The human impact on fragile eco systems could spawn a deadly scenario of species becoming extinct one after the other, leading to the possible extinction of life on Earth, according to scientists.
If vulnerable species keep disappearing from the face of Earth, and the current rate of extinctions goes on unabated, the possibility of amphibians, mammals, plants and fish getting extinct is quite high, the San Jose Mercury News reported, quoting scientists at UC Berkeley.
Life on Earth is hurtling toward extinction levels comparable with those after the dinosaur-deleting asteroid impact of 65 million years ago, propelled forward by human activities, according to scientists from UC Berkeley, the report says.
Once you lose species, you don't get them back. It takes millions of years to rebound from a mass extinction event, Mercury News quoted Nicholas Matzke, a UC Berkeley graduate student who authored a study on doom-gloom scenario, as saying.
The scientists are talking about the possibility of Earth losing about three quarters of its species in a span of three hundred years which, in cosmic terms, is just the time you take for a wink.
The UC Berkeley paper basically compares current day trends in species extinction to the vicissitudes surrounding the many mass extinctions that happened on Earth during its long life.
It has been generally accepted that Earth has witnessed five mass extinctions (called the Big Five) in its history, the severest being the one that occurred 65 million years ago which resulted in the extinction of dinosaurs.
It is said that when 75 percent of all species disappear from Earth within a geologically short time frame, the phenomenon can be called a mass extinction.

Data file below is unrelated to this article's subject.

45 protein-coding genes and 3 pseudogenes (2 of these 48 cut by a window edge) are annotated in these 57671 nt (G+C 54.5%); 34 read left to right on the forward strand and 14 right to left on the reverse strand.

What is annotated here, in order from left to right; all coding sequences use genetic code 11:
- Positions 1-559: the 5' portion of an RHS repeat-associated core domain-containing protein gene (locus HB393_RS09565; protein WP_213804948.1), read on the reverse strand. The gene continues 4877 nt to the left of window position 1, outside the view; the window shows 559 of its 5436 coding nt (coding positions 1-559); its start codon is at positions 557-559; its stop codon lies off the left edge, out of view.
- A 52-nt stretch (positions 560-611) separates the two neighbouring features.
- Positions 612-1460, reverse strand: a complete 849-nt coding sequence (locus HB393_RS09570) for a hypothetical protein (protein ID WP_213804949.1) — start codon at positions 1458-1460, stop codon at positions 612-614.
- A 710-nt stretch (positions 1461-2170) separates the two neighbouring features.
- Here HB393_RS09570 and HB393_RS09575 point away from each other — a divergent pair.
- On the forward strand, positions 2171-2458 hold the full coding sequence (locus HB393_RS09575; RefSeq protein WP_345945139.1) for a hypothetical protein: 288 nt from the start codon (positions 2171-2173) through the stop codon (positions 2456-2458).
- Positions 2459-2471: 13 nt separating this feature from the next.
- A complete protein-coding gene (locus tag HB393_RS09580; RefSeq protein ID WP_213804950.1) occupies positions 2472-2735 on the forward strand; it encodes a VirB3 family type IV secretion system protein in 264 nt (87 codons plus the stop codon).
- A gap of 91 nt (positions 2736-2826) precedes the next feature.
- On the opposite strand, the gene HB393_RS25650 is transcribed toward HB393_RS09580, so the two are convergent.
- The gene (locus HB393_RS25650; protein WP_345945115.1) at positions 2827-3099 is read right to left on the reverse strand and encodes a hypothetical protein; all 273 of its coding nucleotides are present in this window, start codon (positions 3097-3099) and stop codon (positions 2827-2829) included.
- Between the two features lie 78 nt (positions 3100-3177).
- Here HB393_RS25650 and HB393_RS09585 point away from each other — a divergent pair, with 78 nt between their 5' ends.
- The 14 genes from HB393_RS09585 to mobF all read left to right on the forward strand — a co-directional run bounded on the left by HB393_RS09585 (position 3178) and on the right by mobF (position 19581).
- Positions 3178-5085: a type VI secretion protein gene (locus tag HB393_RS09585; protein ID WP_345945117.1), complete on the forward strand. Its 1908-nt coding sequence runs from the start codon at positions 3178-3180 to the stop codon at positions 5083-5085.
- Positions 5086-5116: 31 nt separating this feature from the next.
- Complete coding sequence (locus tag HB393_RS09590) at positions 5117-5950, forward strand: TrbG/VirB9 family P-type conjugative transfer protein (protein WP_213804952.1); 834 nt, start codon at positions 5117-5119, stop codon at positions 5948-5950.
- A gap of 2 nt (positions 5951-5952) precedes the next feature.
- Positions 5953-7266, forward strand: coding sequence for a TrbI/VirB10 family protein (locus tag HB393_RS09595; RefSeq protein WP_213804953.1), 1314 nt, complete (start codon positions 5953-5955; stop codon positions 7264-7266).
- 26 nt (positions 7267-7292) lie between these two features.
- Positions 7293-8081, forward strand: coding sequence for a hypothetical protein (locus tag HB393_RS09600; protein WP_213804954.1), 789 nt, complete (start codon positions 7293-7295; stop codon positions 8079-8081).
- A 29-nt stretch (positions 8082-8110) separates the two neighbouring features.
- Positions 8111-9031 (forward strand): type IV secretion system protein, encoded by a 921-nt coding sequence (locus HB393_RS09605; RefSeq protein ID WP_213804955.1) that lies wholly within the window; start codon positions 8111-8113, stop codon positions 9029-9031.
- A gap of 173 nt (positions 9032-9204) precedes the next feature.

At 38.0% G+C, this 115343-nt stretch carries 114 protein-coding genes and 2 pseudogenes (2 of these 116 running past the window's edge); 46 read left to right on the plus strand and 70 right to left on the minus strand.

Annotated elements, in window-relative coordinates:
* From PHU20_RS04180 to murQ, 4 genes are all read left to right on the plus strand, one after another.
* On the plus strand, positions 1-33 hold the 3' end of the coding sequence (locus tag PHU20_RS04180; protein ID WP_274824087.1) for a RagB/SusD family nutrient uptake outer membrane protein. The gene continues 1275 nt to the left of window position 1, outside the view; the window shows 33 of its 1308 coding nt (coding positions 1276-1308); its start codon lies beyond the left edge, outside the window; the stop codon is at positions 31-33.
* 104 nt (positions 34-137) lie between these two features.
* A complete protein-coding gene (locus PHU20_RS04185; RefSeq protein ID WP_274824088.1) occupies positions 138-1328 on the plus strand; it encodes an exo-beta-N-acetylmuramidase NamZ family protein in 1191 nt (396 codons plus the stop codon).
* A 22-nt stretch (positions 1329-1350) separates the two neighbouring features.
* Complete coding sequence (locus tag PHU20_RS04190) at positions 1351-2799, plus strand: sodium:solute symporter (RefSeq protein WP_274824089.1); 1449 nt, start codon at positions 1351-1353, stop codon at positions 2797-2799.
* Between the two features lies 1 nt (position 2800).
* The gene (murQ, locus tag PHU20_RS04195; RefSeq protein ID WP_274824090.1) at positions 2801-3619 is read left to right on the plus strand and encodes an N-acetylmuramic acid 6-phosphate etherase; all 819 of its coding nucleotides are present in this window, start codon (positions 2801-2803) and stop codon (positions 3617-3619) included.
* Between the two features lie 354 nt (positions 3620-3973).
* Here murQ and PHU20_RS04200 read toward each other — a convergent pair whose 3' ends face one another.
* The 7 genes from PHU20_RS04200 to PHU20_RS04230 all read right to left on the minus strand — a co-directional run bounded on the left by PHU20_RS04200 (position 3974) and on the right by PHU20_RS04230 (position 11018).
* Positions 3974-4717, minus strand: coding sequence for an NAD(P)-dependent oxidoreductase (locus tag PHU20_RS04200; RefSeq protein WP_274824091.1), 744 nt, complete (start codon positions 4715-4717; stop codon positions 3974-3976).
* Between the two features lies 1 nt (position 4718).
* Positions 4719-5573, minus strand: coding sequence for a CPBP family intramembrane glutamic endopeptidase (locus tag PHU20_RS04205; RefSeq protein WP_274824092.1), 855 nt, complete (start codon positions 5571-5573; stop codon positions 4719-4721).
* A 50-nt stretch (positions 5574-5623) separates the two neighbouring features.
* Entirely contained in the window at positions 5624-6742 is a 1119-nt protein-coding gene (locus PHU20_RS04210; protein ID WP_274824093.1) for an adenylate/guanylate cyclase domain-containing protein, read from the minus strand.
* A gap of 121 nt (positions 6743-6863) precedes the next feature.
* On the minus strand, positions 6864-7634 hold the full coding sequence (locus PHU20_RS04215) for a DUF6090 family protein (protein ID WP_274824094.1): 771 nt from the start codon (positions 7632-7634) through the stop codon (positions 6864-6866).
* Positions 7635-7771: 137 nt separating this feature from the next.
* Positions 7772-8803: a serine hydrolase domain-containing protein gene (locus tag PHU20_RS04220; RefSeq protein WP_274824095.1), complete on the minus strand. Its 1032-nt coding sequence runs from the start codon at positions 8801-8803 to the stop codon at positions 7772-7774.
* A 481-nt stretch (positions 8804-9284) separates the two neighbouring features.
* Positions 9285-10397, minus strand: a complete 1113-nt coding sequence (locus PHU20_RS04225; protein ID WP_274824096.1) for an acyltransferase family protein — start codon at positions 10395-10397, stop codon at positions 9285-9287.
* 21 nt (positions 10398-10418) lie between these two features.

In the past 540 million years there have been five major events when over 50% of animal species died, a Wikipedia entry says. The entry adds that several major mass extinctions have significantly exceeded the background extinction rate.
The UC Berkeley scientists compared recent rates with species die-offs during the Big Five, taking into account presently endangered species, in order to assess if current species disappearances could tantamount to mass extinction rates.
They found that extinction rates are dramatically higher than expected, though the percentage of vanishing species is not elevated as yet. Berkeley paleobiologist and lead study author Anthony Barnosky said things are clearly going extinct too fast today, according to the Mercury News. The article also quotes a Stanford University biologist as saying that evidence of the sixth extinction is all around.'
Wikipedia says mass extinctions happen when a long-term stress is compounded by a short term shock. According to it the most commonly suggested causes of mass extinctions include sea level falls, asteroid or comet impacts, sustained and significant global cooling, sustained and significant global warming, hydrogen sulfide emissions from the seas, movement of the continents and a nova, supernova or gamma ray burst.